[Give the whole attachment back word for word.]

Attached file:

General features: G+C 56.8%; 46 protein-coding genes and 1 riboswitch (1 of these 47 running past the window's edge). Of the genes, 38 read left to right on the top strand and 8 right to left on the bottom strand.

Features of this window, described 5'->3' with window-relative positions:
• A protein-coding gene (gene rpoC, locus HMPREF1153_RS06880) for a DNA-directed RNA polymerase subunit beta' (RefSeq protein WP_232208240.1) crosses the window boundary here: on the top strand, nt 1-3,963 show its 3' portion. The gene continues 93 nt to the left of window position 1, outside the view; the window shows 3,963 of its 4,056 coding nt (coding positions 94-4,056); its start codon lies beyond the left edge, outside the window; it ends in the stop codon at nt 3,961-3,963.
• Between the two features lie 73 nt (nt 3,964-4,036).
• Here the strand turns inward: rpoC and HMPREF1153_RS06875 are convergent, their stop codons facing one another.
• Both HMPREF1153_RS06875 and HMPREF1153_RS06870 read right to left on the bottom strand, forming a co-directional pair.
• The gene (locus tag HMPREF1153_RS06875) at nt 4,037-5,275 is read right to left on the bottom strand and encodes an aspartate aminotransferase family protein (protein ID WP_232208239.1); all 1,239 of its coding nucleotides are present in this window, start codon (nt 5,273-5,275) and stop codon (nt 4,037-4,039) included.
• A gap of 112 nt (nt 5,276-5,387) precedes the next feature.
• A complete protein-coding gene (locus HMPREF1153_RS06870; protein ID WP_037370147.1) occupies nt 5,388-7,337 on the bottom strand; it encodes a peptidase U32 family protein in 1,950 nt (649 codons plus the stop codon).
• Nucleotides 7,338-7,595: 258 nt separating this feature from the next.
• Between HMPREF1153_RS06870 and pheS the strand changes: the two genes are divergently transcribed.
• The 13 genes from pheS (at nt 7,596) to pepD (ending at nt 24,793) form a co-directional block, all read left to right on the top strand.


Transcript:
General features: G+C 56.8%; 46 protein-coding genes and 1 riboswitch (1 of these 47 running past the window's edge). Of the genes, 38 read left to right on the top strand and 8 right to left on the bottom strand.

Features of this window, described 5'->3' with window-relative positions:
• A protein-coding gene (gene rpoC, locus HMPREF1153_RS06880) for a DNA-directed RNA polymerase subunit beta' (RefSeq protein WP_232208240.1) crosses the window boundary here: on the top strand, nt 1-3,963 show its 3' portion. The gene continues 93 nt to the left of window position 1, outside the view; the window shows 3,963 of its 4,056 coding nt (coding positions 94-4,056); its start codon lies beyond the left edge, outside the window; it ends in the stop codon at nt 3,961-3,963.
• Between the two features lie 73 nt (nt 3,964-4,036).
• Here the strand turns inward: rpoC and HMPREF1153_RS06875 are convergent, their stop codons facing one another.
• Both HMPREF1153_RS06875 and HMPREF1153_RS06870 read right to left on the bottom strand, forming a co-directional pair.
• The gene (locus tag HMPREF1153_RS06875) at nt 4,037-5,275 is read right to left on the bottom strand and encodes an aspartate aminotransferase family protein (protein ID WP_232208239.1); all 1,239 of its coding nucleotides are present in this window, start codon (nt 5,273-5,275) and stop codon (nt 4,037-4,039) included.
• A gap of 112 nt (nt 5,276-5,387) precedes the next feature.
• A complete protein-coding gene (locus HMPREF1153_RS06870; protein ID WP_037370147.1) occupies nt 5,388-7,337 on the bottom strand; it encodes a peptidase U32 family protein in 1,950 nt (649 codons plus the stop codon).
• Nucleotides 7,338-7,595: 258 nt separating this feature from the next.
• Between HMPREF1153_RS06870 and pheS the strand changes: the two genes are divergently transcribed.
• The 13 genes from pheS (at nt 7,596) to pepD (ending at nt 24,793) form a co-directional block, all read left to right on the top strand.